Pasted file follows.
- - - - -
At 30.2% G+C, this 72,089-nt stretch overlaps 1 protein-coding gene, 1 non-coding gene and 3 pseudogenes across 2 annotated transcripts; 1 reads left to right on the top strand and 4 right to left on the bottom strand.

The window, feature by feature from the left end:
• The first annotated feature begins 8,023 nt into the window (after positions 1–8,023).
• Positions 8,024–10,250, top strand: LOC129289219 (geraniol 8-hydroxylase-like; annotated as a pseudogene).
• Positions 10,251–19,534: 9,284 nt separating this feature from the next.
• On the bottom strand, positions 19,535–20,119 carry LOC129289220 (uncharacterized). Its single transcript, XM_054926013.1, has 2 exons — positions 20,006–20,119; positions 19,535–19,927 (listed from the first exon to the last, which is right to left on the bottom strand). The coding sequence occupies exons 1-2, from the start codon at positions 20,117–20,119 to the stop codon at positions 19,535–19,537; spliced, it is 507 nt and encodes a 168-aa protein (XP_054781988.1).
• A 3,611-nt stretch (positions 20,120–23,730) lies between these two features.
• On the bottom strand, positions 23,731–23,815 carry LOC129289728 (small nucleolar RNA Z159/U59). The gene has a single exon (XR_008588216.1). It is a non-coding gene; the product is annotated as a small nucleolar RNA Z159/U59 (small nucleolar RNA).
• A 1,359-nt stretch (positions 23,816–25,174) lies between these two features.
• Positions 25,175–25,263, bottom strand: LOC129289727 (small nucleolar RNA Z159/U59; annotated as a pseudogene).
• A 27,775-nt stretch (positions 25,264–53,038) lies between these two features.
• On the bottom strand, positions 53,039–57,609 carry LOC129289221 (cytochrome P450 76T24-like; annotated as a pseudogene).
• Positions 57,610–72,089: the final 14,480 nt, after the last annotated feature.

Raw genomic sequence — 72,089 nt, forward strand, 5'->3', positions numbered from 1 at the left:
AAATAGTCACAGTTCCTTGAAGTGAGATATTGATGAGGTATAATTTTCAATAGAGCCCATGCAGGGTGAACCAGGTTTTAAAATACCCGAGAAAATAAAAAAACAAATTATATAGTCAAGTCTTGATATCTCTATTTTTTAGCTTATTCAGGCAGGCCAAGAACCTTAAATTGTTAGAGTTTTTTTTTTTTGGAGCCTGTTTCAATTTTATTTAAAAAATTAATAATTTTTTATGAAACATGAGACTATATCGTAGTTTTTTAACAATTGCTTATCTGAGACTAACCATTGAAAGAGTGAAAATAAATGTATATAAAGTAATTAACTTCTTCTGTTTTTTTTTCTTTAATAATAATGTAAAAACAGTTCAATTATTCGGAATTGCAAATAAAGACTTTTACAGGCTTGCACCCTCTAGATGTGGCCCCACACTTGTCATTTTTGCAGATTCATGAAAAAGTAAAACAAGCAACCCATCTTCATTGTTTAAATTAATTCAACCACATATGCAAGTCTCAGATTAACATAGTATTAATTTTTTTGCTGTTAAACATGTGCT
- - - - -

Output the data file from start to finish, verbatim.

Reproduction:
At 30.2% G+C, this 72,089-nt stretch overlaps 1 protein-coding gene, 1 non-coding gene and 3 pseudogenes across 2 annotated transcripts; 1 reads left to right on the top strand and 4 right to left on the bottom strand.

The window, feature by feature from the left end:
• The first annotated feature begins 8,023 nt into the window (after positions 1–8,023).
• Positions 8,024–10,250, top strand: LOC129289219 (geraniol 8-hydroxylase-like; annotated as a pseudogene).
• Positions 10,251–19,534: 9,284 nt separating this feature from the next.
• On the bottom strand, positions 19,535–20,119 carry LOC129289220 (uncharacterized). Its single transcript, XM_054926013.1, has 2 exons — positions 20,006–20,119; positions 19,535–19,927 (listed from the first exon to the last, which is right to left on the bottom strand). The coding sequence occupies exons 1-2, from the start codon at positions 20,117–20,119 to the stop codon at positions 19,535–19,537; spliced, it is 507 nt and encodes a 168-aa protein (XP_054781988.1).
• A 3,611-nt stretch (positions 20,120–23,730) lies between these two features.
• On the bottom strand, positions 23,731–23,815 carry LOC129289728 (small nucleolar RNA Z159/U59). The gene has a single exon (XR_008588216.1). It is a non-coding gene; the product is annotated as a small nucleolar RNA Z159/U59 (small nucleolar RNA).
• A 1,359-nt stretch (positions 23,816–25,174) lies between these two features.
• Positions 25,175–25,263, bottom strand: LOC129289727 (small nucleolar RNA Z159/U59; annotated as a pseudogene).
• A 27,775-nt stretch (positions 25,264–53,038) lies between these two features.
• On the bottom strand, positions 53,039–57,609 carry LOC129289221 (cytochrome P450 76T24-like; annotated as a pseudogene).
• Positions 57,610–72,089: the final 14,480 nt, after the last annotated feature.

Raw genomic sequence — 72,089 nt, forward strand, 5'->3', positions numbered from 1 at the left:
AAATAGTCACAGTTCCTTGAAGTGAGATATTGATGAGGTATAATTTTCAATAGAGCCCATGCAGGGTGAACCAGGTTTTAAAATACCCGAGAAAATAAAAAAACAAATTATATAGTCAAGTCTTGATATCTCTATTTTTTAGCTTATTCAGGCAGGCCAAGAACCTTAAATTGTTAGAGTTTTTTTTTTTTGGAGCCTGTTTCAATTTTATTTAAAAAATTAATAATTTTTTATGAAACATGAGACTATATCGTAGTTTTTTAACAATTGCTTATCTGAGACTAACCATTGAAAGAGTGAAAATAAATGTATATAAAGTAATTAACTTCTTCTGTTTTTTTTTCTTTAATAATAATGTAAAAACAGTTCAATTATTCGGAATTGCAAATAAAGACTTTTACAGGCTTGCACCCTCTAGATGTGGCCCCACACTTGTCATTTTTGCAGATTCATGAAAAAGTAAAACAAGCAACCCATCTTCATTGTTTAAATTAATTCAACCACATATGCAAGTCTCAGATTAACATAGTATTAATTTTTTTGCTGTTAAACATGTGCT